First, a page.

A vivid, dramatic, and eye-opening historical narrative, The Man in the Iron Mask reveals the story behind the most enduring mystery of Louis XIV’s reign.
The Man in the Iron Mask has all the hallmarks of a thrilling adventure story: a glamorous and all-powerful king, ambitious ministers, a cruel and despotic jailor, dark and sinister dungeons— and a secret prisoner. It is easy for forget that this story, made famous by Alexandre Dumas, is that of a real person, Eustache Danger, who spent more than thirty years in the prison system of Louis XIV’s France—never to be freed.
This narrative brings to life the true story of this mysterious man and follows his journey through four prisons and across decades of time. It introduces the reader to those with whom he shared his imprisonment, those who had charge of him, and those who decided his tragic fate.
The Man in the Iron Mask reveals one of the most enduring mysteries of Louis XIV’s reign; but it is, above all, a human story. Using contemporary documents, this book shows what life was really like for state prisoners in seventeenth-century France—and offers tantalising insight into why this mysterious man was arrested and why, several years later, his story would become one of France’s most intriguing legends that still sparks debate and controversy today.
"Wilkinson’s cast of characters swirls torrents of intrigue, but adepts in historical sleuthing will appreciate the dizzying twists and turns of all the minutiae."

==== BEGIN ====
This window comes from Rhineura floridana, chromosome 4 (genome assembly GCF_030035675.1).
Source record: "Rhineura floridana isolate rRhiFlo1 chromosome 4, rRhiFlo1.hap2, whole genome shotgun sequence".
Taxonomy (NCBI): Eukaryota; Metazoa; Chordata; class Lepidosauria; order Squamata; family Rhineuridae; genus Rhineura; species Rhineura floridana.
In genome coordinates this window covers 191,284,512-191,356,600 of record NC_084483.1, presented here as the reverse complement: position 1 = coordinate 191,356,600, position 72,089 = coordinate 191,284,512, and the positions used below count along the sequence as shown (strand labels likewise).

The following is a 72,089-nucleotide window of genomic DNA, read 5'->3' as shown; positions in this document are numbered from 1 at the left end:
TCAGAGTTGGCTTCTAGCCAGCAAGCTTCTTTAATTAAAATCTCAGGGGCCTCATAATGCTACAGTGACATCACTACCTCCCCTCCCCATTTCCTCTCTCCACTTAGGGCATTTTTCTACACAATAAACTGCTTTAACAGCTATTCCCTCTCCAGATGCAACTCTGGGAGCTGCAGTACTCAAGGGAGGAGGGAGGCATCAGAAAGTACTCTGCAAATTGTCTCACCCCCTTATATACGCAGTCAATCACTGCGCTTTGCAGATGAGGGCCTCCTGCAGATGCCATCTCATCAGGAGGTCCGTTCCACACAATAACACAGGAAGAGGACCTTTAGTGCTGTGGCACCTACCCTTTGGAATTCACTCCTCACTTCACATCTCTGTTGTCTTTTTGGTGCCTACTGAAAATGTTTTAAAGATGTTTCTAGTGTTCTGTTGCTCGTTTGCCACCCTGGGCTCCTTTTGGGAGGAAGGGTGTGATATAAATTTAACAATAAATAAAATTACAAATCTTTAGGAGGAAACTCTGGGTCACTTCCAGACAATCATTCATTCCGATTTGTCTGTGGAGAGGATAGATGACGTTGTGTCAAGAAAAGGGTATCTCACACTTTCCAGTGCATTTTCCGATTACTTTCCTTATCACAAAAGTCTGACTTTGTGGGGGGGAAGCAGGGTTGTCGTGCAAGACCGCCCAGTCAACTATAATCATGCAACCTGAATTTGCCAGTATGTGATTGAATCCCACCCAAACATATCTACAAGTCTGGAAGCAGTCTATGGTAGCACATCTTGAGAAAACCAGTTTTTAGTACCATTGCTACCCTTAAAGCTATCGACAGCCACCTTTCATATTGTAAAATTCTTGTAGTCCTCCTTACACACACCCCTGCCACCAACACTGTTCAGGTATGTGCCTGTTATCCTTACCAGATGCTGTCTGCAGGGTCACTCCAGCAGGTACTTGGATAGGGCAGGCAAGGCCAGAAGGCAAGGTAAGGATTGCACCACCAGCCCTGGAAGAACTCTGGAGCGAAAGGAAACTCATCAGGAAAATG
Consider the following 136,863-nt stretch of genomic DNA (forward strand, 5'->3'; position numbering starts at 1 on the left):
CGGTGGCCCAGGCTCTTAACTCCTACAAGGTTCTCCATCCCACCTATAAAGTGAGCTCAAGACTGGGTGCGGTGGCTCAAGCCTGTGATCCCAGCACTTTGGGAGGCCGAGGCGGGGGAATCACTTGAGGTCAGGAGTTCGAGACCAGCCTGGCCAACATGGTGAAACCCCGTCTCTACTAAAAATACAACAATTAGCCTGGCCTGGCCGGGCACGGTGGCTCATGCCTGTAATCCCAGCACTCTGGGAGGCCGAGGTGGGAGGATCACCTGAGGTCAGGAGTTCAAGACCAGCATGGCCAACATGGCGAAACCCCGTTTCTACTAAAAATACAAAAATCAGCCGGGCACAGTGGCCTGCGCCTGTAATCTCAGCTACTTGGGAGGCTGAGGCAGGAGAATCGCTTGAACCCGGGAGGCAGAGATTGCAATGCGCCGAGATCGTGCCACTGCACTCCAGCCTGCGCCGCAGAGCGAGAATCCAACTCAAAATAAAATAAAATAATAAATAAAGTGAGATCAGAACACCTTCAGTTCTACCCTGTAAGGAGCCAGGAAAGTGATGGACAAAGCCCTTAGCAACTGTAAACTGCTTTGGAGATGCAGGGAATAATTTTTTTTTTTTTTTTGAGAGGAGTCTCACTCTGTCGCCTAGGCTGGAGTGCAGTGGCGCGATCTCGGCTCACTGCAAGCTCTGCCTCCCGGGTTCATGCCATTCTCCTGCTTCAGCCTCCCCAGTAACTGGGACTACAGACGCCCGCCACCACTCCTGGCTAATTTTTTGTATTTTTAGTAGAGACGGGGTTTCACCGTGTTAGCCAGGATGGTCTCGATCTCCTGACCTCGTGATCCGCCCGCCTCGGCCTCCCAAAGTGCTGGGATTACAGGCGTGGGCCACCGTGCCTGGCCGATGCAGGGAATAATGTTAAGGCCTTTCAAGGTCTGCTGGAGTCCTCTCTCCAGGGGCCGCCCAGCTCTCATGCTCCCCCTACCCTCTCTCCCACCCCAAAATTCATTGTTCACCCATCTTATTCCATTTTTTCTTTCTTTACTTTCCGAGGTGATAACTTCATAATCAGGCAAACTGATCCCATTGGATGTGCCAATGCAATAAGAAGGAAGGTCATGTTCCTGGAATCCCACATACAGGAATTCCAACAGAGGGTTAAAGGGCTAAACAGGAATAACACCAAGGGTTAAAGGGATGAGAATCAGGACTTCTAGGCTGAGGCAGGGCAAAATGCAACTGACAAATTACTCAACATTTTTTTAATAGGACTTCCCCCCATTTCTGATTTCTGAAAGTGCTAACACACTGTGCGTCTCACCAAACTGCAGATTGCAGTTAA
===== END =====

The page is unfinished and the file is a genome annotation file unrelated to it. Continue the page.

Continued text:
"Historian Wilkinson illuminates the political upheavals of 17th-century France in this meticulous look at the case of Eustache Dauger, the prisoner believed to be the Man in the Iron Mask. Though Wilkinson writes in an academic register, she packs in plenty of gossip and convincingly separates fact from fiction. Readers will savor this authoritative account of a centuries-old mystery."
– Publishers Weekly
"The Man in the Iron Mask is a telling narrative of the excesses and pettiness of an unchecked aristocracy and its privilege. The inclusion of archival photographs, letters, and maps help to offer a better understanding of the era. Dense with detail, this is a comprehensive work."
– Library Journal
"At the end of The Man in the Iron Mask, for all Ms. Wilkinson’s wonderful portraiture and sleuthing, one is persuaded that the mysterious prisoner was indeed 'only a valet.' But how and why he transgressed, and drew the terrible sentence on himself, remains a mystery."
– Wall Street Journal
"It's rare to feel so much for the characters, and to be able to 'see' the historical setting so clearly in nonfiction. I found that I was so wrapped up in these people's stories that I had no choice but to keep reading."